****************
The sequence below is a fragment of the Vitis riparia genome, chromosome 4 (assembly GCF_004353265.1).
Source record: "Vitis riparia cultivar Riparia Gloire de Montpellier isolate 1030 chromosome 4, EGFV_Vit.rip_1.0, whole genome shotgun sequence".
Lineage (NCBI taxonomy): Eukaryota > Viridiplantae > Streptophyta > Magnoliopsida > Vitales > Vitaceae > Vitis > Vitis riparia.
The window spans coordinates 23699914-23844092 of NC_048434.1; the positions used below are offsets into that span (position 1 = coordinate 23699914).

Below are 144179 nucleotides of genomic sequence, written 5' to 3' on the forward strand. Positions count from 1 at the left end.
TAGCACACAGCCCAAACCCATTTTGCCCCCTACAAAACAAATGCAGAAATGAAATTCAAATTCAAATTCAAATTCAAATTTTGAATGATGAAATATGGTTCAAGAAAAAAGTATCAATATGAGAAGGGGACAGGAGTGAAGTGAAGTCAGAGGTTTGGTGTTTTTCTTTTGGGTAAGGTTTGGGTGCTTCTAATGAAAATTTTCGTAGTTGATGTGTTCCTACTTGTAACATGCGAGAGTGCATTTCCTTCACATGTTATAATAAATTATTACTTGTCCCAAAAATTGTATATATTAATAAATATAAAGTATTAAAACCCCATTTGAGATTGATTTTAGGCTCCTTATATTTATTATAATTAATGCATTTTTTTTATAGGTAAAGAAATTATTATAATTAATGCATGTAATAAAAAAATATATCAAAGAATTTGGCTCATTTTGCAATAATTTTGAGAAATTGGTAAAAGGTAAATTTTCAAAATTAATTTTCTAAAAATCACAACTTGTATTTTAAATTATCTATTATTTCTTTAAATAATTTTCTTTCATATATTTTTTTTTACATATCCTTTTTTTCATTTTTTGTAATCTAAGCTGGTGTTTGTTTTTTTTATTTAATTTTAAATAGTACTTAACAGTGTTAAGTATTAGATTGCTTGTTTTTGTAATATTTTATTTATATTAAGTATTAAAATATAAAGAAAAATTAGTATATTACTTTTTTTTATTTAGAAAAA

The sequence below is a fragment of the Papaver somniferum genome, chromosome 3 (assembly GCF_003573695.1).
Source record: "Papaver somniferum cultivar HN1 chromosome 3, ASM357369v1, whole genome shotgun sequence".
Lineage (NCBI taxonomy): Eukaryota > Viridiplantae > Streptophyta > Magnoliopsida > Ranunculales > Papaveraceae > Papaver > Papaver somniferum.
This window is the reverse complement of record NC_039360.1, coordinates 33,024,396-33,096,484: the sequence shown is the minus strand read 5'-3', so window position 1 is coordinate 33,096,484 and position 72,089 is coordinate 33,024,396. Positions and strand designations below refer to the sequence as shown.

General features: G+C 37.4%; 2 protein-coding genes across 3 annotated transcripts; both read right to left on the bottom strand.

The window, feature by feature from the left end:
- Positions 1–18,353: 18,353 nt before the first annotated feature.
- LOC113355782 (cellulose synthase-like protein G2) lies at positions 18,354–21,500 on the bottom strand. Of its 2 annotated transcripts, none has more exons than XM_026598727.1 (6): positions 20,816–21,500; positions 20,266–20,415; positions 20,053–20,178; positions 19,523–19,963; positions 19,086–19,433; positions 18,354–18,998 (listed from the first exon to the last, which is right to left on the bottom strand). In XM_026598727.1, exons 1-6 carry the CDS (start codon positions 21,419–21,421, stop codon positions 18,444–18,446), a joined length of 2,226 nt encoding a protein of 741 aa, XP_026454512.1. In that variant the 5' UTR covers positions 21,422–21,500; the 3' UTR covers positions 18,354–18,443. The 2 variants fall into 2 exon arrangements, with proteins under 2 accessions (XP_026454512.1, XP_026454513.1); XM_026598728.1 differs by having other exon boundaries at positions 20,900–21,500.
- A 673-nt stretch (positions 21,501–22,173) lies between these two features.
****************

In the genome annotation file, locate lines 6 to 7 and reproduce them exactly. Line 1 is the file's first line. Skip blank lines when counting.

TAGCACACAGCCCAAACCCATTTTGCCCCCTACAAAACAAATGCAGAAATGAAATTCAAATTCAAATTCAAATTCAAATTTTGAATGATGAAATATGGTTCAAGAAAAAAGTATCAATATGAGAAGGGGACAGGAGTGAAGTGAAGTCAGAGGTTTGGTGTTTTTCTTTTGGGTAAGGTTTGGGTGCTTCTAATGAAAATTTTCGTAGTTGATGTGTTCCTACTTGTAACATGCGAGAGTGCATTTCCTTCACATGTTATAATAAATTATTACTTGTCCCAAAAATTGTATATATTAATAAATATAAAGTATTAAAACCCCATTTGAGATTGATTTTAGGCTCCTTATATTTATTATAATTAATGCATTTTTTTTATAGGTAAAGAAATTATTATAATTAATGCATGTAATAAAAAAATATATCAAAGAATTTGGCTCATTTTGCAATAATTTTGAGAAATTGGTAAAAGGTAAATTTTCAAAATTAATTTTCTAAAAATCACAACTTGTATTTTAAATTATCTATTATTTCTTTAAATAATTTTCTTTCATATATTTTTTTTTACATATCCTTTTTTTCATTTTTTGTAATCTAAGCTGGTGTTTGTTTTTTTTATTTAATTTTAAATAGTACTTAACAGTGTTAAGTATTAGATTGCTTGTTTTTGTAATATTTTATTTATATTAAGTATTAAAATATAAAGAAAAATTAGTATATTACTTTTTTTTATTTAGAAAAA

The sequence below is a fragment of the Papaver somniferum genome, chromosome 3 (assembly GCF_003573695.1).